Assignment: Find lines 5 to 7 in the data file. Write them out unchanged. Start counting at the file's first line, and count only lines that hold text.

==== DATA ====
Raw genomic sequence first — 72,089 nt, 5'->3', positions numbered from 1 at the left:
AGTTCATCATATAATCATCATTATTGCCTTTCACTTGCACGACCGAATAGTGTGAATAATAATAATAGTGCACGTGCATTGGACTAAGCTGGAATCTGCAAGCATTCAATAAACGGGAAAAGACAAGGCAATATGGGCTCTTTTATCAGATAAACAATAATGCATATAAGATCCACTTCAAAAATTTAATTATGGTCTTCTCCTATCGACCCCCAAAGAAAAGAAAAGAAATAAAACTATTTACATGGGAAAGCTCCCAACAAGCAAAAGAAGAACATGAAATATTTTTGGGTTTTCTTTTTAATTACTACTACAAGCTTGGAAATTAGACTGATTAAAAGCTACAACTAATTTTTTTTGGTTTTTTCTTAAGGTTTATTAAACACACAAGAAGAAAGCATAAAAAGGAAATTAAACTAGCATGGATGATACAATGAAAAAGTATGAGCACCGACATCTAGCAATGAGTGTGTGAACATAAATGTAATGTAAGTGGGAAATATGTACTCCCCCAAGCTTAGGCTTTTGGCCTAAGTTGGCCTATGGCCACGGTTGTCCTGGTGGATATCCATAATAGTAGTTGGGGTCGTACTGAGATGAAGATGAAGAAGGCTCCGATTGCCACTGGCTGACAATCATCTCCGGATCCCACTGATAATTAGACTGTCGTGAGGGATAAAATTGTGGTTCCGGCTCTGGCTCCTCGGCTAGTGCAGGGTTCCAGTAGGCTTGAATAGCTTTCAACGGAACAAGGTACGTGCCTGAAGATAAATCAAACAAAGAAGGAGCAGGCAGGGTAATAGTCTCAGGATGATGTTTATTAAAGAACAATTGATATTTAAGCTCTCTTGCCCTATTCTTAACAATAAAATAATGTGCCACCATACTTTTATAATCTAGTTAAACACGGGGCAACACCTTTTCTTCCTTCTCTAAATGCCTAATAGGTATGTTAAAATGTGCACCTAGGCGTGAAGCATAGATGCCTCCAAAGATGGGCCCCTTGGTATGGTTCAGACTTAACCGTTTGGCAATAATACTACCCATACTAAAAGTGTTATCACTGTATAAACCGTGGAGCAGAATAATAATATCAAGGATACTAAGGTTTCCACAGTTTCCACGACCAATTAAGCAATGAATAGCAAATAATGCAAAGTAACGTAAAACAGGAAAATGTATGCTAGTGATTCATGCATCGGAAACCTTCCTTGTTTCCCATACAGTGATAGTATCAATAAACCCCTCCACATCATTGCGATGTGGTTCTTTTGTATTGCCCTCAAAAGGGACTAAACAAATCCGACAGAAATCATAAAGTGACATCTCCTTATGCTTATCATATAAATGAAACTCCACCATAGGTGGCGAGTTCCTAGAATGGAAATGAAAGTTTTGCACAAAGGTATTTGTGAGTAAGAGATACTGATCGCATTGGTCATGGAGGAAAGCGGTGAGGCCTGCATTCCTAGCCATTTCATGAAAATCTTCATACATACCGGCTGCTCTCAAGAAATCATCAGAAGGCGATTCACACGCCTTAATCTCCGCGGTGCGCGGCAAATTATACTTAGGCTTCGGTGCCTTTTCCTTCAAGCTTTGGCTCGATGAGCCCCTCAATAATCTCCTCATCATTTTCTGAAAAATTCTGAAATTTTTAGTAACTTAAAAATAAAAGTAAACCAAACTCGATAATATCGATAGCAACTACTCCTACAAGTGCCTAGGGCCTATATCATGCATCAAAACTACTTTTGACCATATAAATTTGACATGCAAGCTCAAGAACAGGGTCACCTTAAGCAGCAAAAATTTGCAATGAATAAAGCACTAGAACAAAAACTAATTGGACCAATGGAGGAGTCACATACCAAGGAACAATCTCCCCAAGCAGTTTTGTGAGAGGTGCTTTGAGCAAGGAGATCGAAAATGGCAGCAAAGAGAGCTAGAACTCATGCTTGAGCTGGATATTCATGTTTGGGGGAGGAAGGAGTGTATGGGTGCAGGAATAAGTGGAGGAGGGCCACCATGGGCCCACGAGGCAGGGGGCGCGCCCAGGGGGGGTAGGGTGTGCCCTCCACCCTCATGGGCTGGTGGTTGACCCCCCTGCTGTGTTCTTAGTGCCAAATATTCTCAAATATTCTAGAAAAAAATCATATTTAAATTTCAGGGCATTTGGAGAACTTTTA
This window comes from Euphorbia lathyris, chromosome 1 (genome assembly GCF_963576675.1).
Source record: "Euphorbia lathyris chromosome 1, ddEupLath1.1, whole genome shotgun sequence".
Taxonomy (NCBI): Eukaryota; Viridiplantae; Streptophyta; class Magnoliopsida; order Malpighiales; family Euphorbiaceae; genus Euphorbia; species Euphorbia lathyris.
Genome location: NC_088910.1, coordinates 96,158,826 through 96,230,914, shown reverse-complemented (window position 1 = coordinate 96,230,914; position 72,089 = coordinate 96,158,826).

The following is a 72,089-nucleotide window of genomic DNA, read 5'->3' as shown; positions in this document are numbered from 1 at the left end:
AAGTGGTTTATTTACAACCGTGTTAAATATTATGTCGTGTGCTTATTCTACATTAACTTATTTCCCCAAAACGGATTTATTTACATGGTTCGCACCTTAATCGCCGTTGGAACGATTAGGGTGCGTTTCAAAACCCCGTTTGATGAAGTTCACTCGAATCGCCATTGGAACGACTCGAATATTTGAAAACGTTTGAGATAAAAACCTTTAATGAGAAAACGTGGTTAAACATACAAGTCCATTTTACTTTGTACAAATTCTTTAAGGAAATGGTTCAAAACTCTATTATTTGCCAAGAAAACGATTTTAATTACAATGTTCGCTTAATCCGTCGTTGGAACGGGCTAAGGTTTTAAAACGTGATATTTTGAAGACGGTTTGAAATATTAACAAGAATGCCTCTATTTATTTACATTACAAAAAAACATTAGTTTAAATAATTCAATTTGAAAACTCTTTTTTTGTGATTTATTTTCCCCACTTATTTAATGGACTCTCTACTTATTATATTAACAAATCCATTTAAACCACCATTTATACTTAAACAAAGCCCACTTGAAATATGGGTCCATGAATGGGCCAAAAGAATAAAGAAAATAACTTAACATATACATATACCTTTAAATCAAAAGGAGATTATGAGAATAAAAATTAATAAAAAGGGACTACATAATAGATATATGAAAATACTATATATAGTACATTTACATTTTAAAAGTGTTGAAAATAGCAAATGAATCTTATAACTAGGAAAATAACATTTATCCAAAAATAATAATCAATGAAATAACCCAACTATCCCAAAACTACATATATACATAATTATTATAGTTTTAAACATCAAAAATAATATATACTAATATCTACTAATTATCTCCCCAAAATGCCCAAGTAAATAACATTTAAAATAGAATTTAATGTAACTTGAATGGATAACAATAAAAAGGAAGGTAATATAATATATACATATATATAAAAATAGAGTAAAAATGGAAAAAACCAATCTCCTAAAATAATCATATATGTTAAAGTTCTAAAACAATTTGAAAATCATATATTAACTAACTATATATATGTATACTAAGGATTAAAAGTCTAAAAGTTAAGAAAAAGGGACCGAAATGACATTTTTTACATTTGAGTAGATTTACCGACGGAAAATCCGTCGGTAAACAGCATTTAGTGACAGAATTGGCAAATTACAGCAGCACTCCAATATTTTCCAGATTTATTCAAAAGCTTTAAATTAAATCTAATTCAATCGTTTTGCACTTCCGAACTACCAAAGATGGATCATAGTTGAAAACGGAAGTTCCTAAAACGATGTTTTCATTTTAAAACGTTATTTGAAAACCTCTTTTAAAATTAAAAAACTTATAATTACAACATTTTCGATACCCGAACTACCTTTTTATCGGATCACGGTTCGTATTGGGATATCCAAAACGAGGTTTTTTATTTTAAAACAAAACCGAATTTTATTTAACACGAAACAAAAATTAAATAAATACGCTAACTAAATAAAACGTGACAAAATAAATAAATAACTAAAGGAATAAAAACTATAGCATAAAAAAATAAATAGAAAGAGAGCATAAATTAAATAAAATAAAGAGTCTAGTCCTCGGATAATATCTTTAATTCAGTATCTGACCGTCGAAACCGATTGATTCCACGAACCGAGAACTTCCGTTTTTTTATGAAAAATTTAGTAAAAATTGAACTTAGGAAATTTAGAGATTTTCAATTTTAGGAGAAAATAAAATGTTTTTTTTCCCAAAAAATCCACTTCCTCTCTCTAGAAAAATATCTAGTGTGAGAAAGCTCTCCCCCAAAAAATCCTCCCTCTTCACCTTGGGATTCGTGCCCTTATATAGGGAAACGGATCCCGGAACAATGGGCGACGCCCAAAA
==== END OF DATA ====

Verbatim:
Taxonomy (NCBI): Eukaryota; Viridiplantae; Streptophyta; class Magnoliopsida; order Malpighiales; family Euphorbiaceae; genus Euphorbia; species Euphorbia lathyris.
Genome location: NC_088910.1, coordinates 96,158,826 through 96,230,914, shown reverse-complemented (window position 1 = coordinate 96,230,914; position 72,089 = coordinate 96,158,826).

The following is a 72,089-nucleotide window of genomic DNA, read 5'->3' as shown; positions in this document are numbered from 1 at the left end: